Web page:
The refuse file essentially tells CVSup that it should not take every single file from a collection; in other words, it tells the client to refuse certain files from the server. The refuse file can be found (or, if you do not yet have one, should be placed) in base/sup/refuse. base is defined in your supfile; by default, base is /usr/sup, which means that by default the refuse file is in /usr/sup/refuse.

The refuse file has a very simple format; it simply contains the names of files or directories that you do not wish to to download. For example, since I cannot speak any languages except for English and some German, and I do not feel the need to use German applications, I have the following in my refuse file:


and so forth for the other languages. Note that the name of the repository is the first ``directory'' in the refuse file.

With this very useful feature, those users who are on slow links or pay by the minute for their Internet connection will be able to save valuable time as they will no longer need to download files that they will never use. For more information on refuse files and other neat features of CVSup, please view its man page.

A.5.4. Running CVSup

You are now ready to try an update. The command line for doing this is quite simple:

    # cvsup supfile

where supfile is of course the name of the supfile you have just created. Assuming you are running under X11, cvsup will display a GUI window with some buttons to do the usual things. Press the ``go'' button, and watch it run.

Since you are updating your actual /usr/src tree in this example, you will need to run the program as root so that cvsup has the permissions it needs to update your files. Having just created your configuration file, and having never used this program before, that might understandably make you nervous. There is an easy way to do a trial run without touching your precious files. Just create an empty directory somewhere convenient, and name it as an extra argument on the command line:

    # mkdir /var/tmp/dest
    # cvsup supfile /var/tmp/dest

The directory you specify will be used as the destination directory for all file updates. CVSup will examine your usual files in /usr/src, but it will not modify or delete any of them. Any file updates will instead land in /var/tmp/dest/usr/src. CVSup will also leave its base directory status files untouched when run this way. The new versions of those files will be written into the specified directory. As long as you have read access to /usr/src, you do not even need to be root to perform this kind of trial run.

If you are not running X11 or if you just do not like GUIs, you should add a couple of options to the command line when you run cvsup:

    # cvsup -g -L 2 supfile

The -g tells cvsup not to use its GUI. This is automatic if you are not running X11, but otherwise you have to specify it.

The -L 2 tells cvsup to print out the details of all the file updates it is doing. There are three levels of verbosity, from -L 0 to -L 2. The default is 0, which means total silence except for error messages.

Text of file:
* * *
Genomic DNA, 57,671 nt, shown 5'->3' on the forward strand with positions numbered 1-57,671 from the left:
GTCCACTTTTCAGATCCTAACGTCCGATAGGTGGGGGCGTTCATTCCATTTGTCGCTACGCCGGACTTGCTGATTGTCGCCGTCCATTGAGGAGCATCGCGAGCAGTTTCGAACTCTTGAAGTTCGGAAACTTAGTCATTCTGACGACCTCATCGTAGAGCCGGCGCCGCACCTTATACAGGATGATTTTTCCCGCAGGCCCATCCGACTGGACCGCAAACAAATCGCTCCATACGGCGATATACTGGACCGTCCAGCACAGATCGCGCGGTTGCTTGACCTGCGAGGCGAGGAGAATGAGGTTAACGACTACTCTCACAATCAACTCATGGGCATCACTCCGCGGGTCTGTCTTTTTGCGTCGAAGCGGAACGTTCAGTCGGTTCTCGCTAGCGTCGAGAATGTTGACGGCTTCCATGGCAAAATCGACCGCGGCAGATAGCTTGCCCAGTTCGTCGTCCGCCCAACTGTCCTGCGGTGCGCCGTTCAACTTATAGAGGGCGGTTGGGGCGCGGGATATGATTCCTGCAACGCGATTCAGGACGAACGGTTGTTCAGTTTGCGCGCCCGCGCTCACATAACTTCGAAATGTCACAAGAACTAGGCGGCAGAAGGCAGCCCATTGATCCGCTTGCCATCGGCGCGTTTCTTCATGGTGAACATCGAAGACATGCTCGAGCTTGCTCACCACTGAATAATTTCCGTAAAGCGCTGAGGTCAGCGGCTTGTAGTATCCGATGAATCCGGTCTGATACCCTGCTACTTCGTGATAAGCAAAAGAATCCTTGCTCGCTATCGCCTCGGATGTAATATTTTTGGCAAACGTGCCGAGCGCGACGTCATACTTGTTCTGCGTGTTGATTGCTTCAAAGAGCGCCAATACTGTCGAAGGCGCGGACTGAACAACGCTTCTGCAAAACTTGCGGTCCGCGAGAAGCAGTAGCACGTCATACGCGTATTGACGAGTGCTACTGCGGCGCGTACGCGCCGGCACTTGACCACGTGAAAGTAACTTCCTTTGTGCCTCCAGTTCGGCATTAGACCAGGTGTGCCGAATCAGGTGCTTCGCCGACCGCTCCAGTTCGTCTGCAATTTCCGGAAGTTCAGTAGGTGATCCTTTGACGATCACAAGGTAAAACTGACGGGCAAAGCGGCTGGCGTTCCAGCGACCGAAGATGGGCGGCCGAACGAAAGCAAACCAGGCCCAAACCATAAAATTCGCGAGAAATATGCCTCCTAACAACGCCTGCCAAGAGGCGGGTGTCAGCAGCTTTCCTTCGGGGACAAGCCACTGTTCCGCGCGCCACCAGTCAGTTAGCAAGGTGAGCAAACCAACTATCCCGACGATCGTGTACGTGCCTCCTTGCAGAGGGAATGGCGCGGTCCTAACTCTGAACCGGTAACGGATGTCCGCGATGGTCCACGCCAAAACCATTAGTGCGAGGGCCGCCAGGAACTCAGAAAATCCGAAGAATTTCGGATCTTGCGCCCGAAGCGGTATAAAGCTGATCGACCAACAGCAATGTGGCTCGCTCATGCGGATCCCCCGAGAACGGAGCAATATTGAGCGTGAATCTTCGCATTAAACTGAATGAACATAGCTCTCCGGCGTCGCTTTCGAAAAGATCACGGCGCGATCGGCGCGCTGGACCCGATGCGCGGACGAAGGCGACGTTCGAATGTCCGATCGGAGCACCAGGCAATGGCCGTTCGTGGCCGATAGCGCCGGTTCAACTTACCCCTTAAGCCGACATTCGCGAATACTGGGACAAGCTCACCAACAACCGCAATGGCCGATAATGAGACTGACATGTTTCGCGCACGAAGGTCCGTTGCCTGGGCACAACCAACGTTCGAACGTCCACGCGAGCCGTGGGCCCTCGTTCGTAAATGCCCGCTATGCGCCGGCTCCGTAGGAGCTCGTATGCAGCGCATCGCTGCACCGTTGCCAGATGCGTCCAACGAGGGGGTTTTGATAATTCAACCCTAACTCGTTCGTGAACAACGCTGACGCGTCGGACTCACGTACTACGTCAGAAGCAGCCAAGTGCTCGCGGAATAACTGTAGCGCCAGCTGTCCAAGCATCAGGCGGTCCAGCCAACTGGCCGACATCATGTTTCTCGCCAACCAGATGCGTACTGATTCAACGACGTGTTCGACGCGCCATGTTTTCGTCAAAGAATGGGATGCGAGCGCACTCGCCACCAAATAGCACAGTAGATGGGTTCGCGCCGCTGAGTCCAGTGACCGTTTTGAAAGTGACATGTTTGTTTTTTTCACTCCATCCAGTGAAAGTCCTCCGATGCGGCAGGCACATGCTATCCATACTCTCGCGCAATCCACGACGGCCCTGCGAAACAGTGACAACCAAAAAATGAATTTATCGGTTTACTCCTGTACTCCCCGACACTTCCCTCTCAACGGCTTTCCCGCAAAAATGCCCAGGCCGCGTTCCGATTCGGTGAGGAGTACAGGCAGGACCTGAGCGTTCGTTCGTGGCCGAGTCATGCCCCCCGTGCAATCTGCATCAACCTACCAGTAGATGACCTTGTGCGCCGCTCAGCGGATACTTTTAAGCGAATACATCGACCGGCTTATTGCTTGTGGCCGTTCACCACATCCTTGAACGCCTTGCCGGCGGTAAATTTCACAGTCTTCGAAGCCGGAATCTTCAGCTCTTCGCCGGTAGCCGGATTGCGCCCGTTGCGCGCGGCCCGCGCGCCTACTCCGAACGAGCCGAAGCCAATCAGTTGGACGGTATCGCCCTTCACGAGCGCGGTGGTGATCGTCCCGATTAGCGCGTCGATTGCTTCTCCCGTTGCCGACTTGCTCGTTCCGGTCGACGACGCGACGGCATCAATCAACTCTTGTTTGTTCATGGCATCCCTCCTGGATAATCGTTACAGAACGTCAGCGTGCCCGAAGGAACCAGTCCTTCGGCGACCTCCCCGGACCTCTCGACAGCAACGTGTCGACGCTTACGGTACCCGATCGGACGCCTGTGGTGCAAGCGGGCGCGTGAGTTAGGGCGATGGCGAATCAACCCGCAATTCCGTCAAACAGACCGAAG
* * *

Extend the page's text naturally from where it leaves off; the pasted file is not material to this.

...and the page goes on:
There are plenty of other options available. For a brief list of them, type cvsup -H. For more detailed descriptions, see the manual page.

Once you are satisfied with the way updates are working, you can arrange for regular runs of cvsup using cron(8). Obviously, you should not let cvsup use its GUI when running it from cron.

A.5.5. CVSup File Collections

The file collections available via CVSup are organized hierarchically. There are a few large collections, and they are divided into smaller sub-collections. Receiving a large collection is equivalent to receiving each of its sub-collections. The hierarchical relationships among collections are reflected by the use of indentation in the list below.

The most commonly used collections are src-all, and ports-all. The other collections are used only by small groups of people for specialized purposes, and some mirror sites may not carry all of them.

cvs-all release=cvs

The main FreeBSD CVS repository, including the cryptography code.

distrib release=cvs

Files related to the distribution and mirroring of FreeBSD.

doc-all release=cvs

Sources for the FreeBSD handbook and other documentation.

ports-all release=cvs

The FreeBSD ports collection.

ports-archivers release=cvs

Archiving tools.

ports-astro release=cvs

Astronomical ports.

ports-audio release=cvs

Sound support.

ports-base release=cvs

Miscellaneous files at the top of /usr/ports.

ports-benchmarks release=cvs


ports-biology release=cvs


ports-cad release=cvs

Computer aided design tools.

ports-chinese release=cvs

Chinese language support.

ports-comms release=cvs

Communication software.

ports-converters release=cvs

character code converters.

ports-databases release=cvs


ports-deskutils release=cvs

Things that used to be on the desktop before computers were invented.

ports-devel release=cvs

Development utilities.

ports-editors release=cvs


ports-emulators release=cvs

Emulators for other operating systems.

ports-ftp release=cvs

FTP client and server utilities.

ports-games release=cvs


ports-german release=cvs

German language support.

ports-graphics release=cvs